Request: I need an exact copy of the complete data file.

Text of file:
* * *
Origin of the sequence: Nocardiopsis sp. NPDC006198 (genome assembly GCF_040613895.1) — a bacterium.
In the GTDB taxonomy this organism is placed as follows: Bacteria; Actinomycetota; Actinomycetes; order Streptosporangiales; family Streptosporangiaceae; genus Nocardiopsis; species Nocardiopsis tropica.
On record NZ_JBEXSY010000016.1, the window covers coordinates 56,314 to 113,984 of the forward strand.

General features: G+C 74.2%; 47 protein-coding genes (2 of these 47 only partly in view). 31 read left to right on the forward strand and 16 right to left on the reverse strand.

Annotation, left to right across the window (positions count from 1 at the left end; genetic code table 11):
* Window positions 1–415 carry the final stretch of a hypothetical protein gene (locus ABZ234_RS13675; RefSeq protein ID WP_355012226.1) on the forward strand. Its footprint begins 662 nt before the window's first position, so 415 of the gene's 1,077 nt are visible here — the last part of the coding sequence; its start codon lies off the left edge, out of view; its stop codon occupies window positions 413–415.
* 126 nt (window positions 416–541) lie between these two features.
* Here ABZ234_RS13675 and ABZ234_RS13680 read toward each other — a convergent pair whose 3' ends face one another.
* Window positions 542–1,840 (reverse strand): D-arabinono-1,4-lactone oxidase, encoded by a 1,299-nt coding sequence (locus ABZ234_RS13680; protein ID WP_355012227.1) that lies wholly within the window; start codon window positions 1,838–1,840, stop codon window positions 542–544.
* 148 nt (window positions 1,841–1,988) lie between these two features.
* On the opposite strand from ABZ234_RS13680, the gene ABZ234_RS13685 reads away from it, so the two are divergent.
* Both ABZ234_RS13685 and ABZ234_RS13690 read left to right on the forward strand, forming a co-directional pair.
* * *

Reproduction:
Origin of the sequence: Nocardiopsis sp. NPDC006198 (genome assembly GCF_040613895.1) — a bacterium.
In the GTDB taxonomy this organism is placed as follows: Bacteria; Actinomycetota; Actinomycetes; order Streptosporangiales; family Streptosporangiaceae; genus Nocardiopsis; species Nocardiopsis tropica.
On record NZ_JBEXSY010000016.1, the window covers coordinates 56,314 to 113,984 of the forward strand.

General features: G+C 74.2%; 47 protein-coding genes (2 of these 47 only partly in view). 31 read left to right on the forward strand and 16 right to left on the reverse strand.

Annotation, left to right across the window (positions count from 1 at the left end; genetic code table 11):
* Window positions 1–415 carry the final stretch of a hypothetical protein gene (locus ABZ234_RS13675; RefSeq protein ID WP_355012226.1) on the forward strand. Its footprint begins 662 nt before the window's first position, so 415 of the gene's 1,077 nt are visible here — the last part of the coding sequence; its start codon lies off the left edge, out of view; its stop codon occupies window positions 413–415.
* 126 nt (window positions 416–541) lie between these two features.
* Here ABZ234_RS13675 and ABZ234_RS13680 read toward each other — a convergent pair whose 3' ends face one another.
* Window positions 542–1,840 (reverse strand): D-arabinono-1,4-lactone oxidase, encoded by a 1,299-nt coding sequence (locus ABZ234_RS13680; protein ID WP_355012227.1) that lies wholly within the window; start codon window positions 1,838–1,840, stop codon window positions 542–544.
* 148 nt (window positions 1,841–1,988) lie between these two features.
* On the opposite strand from ABZ234_RS13680, the gene ABZ234_RS13685 reads away from it, so the two are divergent.
* Both ABZ234_RS13685 and ABZ234_RS13690 read left to right on the forward strand, forming a co-directional pair.